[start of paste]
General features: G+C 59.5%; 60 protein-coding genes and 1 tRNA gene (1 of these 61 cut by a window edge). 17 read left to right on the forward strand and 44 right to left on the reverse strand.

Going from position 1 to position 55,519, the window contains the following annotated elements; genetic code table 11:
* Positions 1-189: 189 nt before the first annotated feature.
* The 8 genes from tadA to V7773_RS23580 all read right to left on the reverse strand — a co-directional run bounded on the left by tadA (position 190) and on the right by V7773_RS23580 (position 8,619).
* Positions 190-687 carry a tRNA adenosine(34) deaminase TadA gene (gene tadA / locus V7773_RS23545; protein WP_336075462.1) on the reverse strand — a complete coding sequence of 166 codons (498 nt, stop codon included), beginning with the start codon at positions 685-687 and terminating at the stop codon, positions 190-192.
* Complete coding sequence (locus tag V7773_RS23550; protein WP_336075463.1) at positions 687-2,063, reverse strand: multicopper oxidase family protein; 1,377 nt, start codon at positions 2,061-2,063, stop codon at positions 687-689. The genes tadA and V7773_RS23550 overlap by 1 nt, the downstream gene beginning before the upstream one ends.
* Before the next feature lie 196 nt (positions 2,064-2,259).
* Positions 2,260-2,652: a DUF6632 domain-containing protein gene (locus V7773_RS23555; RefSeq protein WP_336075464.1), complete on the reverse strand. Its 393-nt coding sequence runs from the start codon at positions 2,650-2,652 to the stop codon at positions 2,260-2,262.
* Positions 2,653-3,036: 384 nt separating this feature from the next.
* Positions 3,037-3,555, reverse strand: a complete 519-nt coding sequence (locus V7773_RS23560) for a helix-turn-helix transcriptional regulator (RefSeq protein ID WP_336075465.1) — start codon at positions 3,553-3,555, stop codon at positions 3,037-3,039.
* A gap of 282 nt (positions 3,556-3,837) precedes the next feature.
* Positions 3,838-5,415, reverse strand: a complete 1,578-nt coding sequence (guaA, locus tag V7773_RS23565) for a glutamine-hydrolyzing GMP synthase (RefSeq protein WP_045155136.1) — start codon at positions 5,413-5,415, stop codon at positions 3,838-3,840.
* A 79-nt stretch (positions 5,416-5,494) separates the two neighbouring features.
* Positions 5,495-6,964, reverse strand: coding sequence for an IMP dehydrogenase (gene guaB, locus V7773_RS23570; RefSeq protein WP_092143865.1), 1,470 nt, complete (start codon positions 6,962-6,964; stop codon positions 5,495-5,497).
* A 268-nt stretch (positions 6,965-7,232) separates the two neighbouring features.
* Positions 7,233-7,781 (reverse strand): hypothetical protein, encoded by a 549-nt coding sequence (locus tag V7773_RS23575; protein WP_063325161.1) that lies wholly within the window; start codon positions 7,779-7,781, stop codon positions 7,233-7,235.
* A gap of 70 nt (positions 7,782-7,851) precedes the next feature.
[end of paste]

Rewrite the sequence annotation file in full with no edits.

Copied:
General features: G+C 59.5%; 60 protein-coding genes and 1 tRNA gene (1 of these 61 cut by a window edge). 17 read left to right on the forward strand and 44 right to left on the reverse strand.

Going from position 1 to position 55,519, the window contains the following annotated elements; genetic code table 11:
* Positions 1-189: 189 nt before the first annotated feature.
* The 8 genes from tadA to V7773_RS23580 all read right to left on the reverse strand — a co-directional run bounded on the left by tadA (position 190) and on the right by V7773_RS23580 (position 8,619).
* Positions 190-687 carry a tRNA adenosine(34) deaminase TadA gene (gene tadA / locus V7773_RS23545; protein WP_336075462.1) on the reverse strand — a complete coding sequence of 166 codons (498 nt, stop codon included), beginning with the start codon at positions 685-687 and terminating at the stop codon, positions 190-192.
* Complete coding sequence (locus tag V7773_RS23550; protein WP_336075463.1) at positions 687-2,063, reverse strand: multicopper oxidase family protein; 1,377 nt, start codon at positions 2,061-2,063, stop codon at positions 687-689. The genes tadA and V7773_RS23550 overlap by 1 nt, the downstream gene beginning before the upstream one ends.
* Before the next feature lie 196 nt (positions 2,064-2,259).
* Positions 2,260-2,652: a DUF6632 domain-containing protein gene (locus V7773_RS23555; RefSeq protein WP_336075464.1), complete on the reverse strand. Its 393-nt coding sequence runs from the start codon at positions 2,650-2,652 to the stop codon at positions 2,260-2,262.
* Positions 2,653-3,036: 384 nt separating this feature from the next.
* Positions 3,037-3,555, reverse strand: a complete 519-nt coding sequence (locus V7773_RS23560) for a helix-turn-helix transcriptional regulator (RefSeq protein ID WP_336075465.1) — start codon at positions 3,553-3,555, stop codon at positions 3,037-3,039.
* A gap of 282 nt (positions 3,556-3,837) precedes the next feature.
* Positions 3,838-5,415, reverse strand: a complete 1,578-nt coding sequence (guaA, locus tag V7773_RS23565) for a glutamine-hydrolyzing GMP synthase (RefSeq protein WP_045155136.1) — start codon at positions 5,413-5,415, stop codon at positions 3,838-3,840.
* A 79-nt stretch (positions 5,416-5,494) separates the two neighbouring features.
* Positions 5,495-6,964, reverse strand: coding sequence for an IMP dehydrogenase (gene guaB, locus V7773_RS23570; RefSeq protein WP_092143865.1), 1,470 nt, complete (start codon positions 6,962-6,964; stop codon positions 5,495-5,497).
* A 268-nt stretch (positions 6,965-7,232) separates the two neighbouring features.
* Positions 7,233-7,781 (reverse strand): hypothetical protein, encoded by a 549-nt coding sequence (locus tag V7773_RS23575; protein WP_063325161.1) that lies wholly within the window; start codon positions 7,779-7,781, stop codon positions 7,233-7,235.
* A gap of 70 nt (positions 7,782-7,851) precedes the next feature.